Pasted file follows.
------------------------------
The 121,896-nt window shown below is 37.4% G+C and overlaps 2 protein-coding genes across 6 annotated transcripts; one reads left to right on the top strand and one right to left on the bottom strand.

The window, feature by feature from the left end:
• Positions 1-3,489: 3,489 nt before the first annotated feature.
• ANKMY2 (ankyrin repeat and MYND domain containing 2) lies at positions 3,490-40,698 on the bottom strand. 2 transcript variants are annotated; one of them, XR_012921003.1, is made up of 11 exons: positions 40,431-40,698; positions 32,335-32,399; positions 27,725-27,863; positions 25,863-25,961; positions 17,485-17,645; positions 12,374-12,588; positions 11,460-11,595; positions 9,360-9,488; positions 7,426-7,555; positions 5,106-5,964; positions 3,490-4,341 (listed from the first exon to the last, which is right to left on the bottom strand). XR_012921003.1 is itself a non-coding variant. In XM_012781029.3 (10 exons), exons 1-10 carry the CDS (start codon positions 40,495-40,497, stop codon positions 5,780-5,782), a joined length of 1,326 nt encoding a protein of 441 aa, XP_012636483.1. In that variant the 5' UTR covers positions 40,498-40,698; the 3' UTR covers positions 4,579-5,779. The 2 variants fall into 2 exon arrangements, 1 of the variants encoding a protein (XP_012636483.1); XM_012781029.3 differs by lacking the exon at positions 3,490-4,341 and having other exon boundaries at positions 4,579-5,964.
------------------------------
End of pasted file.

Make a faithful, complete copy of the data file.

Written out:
The 121,896-nt window shown below is 37.4% G+C and overlaps 2 protein-coding genes across 6 annotated transcripts; one reads left to right on the top strand and one right to left on the bottom strand.

The window, feature by feature from the left end:
• Positions 1-3,489: 3,489 nt before the first annotated feature.
• ANKMY2 (ankyrin repeat and MYND domain containing 2) lies at positions 3,490-40,698 on the bottom strand. 2 transcript variants are annotated; one of them, XR_012921003.1, is made up of 11 exons: positions 40,431-40,698; positions 32,335-32,399; positions 27,725-27,863; positions 25,863-25,961; positions 17,485-17,645; positions 12,374-12,588; positions 11,460-11,595; positions 9,360-9,488; positions 7,426-7,555; positions 5,106-5,964; positions 3,490-4,341 (listed from the first exon to the last, which is right to left on the bottom strand). XR_012921003.1 is itself a non-coding variant. In XM_012781029.3 (10 exons), exons 1-10 carry the CDS (start codon positions 40,495-40,497, stop codon positions 5,780-5,782), a joined length of 1,326 nt encoding a protein of 441 aa, XP_012636483.1. In that variant the 5' UTR covers positions 40,498-40,698; the 3' UTR covers positions 4,579-5,779. The 2 variants fall into 2 exon arrangements, 1 of the variants encoding a protein (XP_012636483.1); XM_012781029.3 differs by lacking the exon at positions 3,490-4,341 and having other exon boundaries at positions 4,579-5,964.